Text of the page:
Wednesday, July 18, 2012

Understanding the July 2012 Credit Card Reform in Five Simple Steps

English: First 4 digits of a credit card(Photo credit: Wikipedia)
This is a guest post by financial writer Paul Groberts. His post is about big changes going on with financial reform in Australia. 

We’re living in a day and age in which an increasing number of consumers are choosing to liquidate their debt and do away with their credit cards. However, recent developments in local credit card policies and regulations are heralding a new age in the use of plastic. Authorities have had the credit card reform in the making for quite some time and it eventually came into force on July 1, 2012. Official information on the precise prescriptions and implications on the reform can be easily accessed online, at BankingReforms.gov.au. However, no matter how clear-cut and straightforward it all may appear there, further explanations are always in order and welcome, for the day-to-day credit card user. If you want to learn what this recent development entails and how it will affect you, the regular holder of a banking credit card, read on, to understand the reform in three simple points.

First off, the much-touted reform is essentially geared at improving handling conditions and transparency on the part of the end-user. This means that the key fact sheet you receive when you sign up for a new credit card will have to use a standard format, making essential information easier to follow, grasp and understand. No more fine-print, no more tricky wording, in a nutshell.

Secondly, there are major changes afoot with respect to going over your credit card limit. Specifically, the lending institution will have to receive your expressed agreement on being charged a fee for over-limit services. What is more, the bank or financial service provider will be mandated by law from now on to inform you when you surpass your credit limit. At that point, you will be presented with two options: either continue to use the card or pay off a part of the debt first.

The third point is perhaps the most hotly debated, since it refers to direct repayments. According to the new rules, these will be directed to the most expensive part of your credit card debt. The Government website states that this will make it easier for users to reduce their debt and it will allow them to do so at a speedier pace. It’s worth noting that this particular rule strictly applies to new users, who have had their cards issued post-July 1. Check the issuing date on your card, to make sure whether or not this applies to you as well.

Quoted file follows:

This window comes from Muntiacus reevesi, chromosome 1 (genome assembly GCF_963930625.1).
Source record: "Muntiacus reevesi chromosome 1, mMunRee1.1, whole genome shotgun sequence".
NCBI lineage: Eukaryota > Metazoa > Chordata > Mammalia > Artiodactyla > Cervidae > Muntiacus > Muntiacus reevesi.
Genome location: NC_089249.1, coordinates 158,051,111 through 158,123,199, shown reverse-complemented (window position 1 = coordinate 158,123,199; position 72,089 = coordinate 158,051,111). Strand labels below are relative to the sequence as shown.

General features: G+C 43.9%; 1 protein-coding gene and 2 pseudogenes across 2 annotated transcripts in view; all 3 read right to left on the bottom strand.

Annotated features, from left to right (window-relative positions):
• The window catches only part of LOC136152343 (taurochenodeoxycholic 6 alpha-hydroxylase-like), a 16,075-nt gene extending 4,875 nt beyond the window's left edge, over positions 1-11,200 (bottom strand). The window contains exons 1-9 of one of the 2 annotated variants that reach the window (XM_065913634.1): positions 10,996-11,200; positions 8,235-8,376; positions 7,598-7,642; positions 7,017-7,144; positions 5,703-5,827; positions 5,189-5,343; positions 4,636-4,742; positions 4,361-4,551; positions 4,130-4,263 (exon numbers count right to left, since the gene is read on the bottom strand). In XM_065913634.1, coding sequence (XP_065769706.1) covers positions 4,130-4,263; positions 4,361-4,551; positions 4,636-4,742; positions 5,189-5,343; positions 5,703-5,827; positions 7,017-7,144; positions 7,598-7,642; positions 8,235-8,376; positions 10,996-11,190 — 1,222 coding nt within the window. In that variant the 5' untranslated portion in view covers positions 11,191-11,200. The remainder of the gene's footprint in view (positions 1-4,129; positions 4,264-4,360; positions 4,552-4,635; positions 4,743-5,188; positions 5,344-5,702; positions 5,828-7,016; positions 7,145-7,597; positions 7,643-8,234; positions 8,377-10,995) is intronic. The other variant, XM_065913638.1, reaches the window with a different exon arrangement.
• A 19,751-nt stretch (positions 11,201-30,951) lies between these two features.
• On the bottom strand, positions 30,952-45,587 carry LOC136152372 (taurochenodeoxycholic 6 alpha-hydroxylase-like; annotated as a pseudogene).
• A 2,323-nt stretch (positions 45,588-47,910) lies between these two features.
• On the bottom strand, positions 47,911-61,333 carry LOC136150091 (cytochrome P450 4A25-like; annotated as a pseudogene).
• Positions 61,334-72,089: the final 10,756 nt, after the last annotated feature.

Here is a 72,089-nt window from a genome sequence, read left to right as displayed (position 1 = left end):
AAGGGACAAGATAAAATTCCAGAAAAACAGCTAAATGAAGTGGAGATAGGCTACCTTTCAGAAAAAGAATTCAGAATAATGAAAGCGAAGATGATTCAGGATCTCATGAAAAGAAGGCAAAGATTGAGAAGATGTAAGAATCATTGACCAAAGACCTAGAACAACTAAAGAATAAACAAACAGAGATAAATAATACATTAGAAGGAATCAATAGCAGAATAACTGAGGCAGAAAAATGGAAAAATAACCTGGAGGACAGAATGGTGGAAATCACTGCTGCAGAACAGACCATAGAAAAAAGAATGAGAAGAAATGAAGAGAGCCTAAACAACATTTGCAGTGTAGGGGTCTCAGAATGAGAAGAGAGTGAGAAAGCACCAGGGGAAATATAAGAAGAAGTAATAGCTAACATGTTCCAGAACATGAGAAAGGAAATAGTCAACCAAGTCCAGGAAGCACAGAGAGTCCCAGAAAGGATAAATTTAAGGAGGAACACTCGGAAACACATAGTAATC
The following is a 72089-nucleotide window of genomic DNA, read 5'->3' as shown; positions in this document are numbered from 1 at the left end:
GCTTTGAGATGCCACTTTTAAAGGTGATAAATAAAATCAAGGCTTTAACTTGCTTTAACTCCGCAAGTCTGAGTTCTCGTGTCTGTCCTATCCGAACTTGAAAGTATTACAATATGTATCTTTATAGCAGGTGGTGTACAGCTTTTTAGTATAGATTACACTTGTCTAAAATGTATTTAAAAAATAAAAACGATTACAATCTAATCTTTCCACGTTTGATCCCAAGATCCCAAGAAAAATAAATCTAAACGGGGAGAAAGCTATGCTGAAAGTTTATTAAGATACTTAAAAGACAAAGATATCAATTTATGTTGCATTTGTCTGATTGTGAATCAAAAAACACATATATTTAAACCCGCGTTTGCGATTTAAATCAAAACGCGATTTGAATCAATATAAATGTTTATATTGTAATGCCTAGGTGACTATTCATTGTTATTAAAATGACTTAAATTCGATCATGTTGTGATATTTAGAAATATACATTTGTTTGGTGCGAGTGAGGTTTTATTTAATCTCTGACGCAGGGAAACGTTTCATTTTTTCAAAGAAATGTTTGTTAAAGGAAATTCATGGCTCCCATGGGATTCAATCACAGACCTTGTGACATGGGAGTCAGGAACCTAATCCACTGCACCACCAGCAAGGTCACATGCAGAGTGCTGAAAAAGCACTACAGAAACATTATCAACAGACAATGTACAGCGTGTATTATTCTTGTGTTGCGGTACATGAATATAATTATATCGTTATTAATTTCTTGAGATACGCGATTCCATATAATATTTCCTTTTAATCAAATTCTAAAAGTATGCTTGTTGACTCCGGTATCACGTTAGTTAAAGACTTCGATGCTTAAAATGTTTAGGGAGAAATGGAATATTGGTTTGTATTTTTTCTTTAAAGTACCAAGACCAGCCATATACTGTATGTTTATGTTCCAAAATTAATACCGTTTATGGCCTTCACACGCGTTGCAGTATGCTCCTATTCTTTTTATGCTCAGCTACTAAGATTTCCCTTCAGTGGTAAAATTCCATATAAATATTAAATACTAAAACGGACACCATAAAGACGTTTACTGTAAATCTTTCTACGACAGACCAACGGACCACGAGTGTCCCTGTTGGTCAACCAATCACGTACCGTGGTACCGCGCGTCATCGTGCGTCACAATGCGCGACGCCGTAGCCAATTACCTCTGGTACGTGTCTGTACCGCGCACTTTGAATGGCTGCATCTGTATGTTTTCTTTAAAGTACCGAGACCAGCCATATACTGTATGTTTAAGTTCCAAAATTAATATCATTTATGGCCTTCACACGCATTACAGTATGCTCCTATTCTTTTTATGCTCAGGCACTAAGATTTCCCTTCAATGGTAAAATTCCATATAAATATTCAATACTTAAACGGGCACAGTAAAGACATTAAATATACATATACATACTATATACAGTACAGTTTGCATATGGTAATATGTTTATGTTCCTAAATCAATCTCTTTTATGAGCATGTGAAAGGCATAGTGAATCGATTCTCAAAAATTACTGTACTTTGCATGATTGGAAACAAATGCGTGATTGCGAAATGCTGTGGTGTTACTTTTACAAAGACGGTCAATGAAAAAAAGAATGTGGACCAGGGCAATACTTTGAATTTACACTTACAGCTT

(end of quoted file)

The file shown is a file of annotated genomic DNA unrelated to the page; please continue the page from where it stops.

Fourth on the list, control over the credit limit has now been entirely turned over to the user. You can decide for yourself what that limit is and then inform the bank of it. We searched for various types of credit cards online, in order to understand this change and ran an online comparison on those types at BankWest.com.au (http://www.bankwest.com.au/personal/credit-cards/compare-credit-cards). What has changed since July 1, is that providers now have to inform you of the exact workings of their interest-free initial offer, making the whole process of signing up for a credit card much more transparent and unpleasant surprise-free down the line.

Finally, one of the most welcome changes in credit card regulations refer to one’s monthly statements. From now on, these statements will include the period of time required to repay your current debt, if you only continue to make minimum payments. The main consequence of this change is that you’ll have an easier time planning your debt reduction, as well as balancing the rest of your expenses.

All in all, credit card ownership seems to have gotten a whole lot more user-friendly and easier to handle. As with anything, transparency and clarity are surefire ways to improve on an existing situation. Besides, since credit is one of the fueling forces of any economy, this might just spell better times for Australia’s personal finance sector.

3 comments:

  1. Thanks for letting me know the date about credit card reforming. I like these five steps are being so good for me. Thanks for input! :)

    ReplyDelete
  2. Hi Oswald, thanks for your comment! Lets hope these changes will help us reduce our debt!

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  3. At first I always thought it was hard understanding buying debt. But it actually seems easy than anything else. Hope these would be implemented soon to reduce debt ineed.

    ReplyDelete

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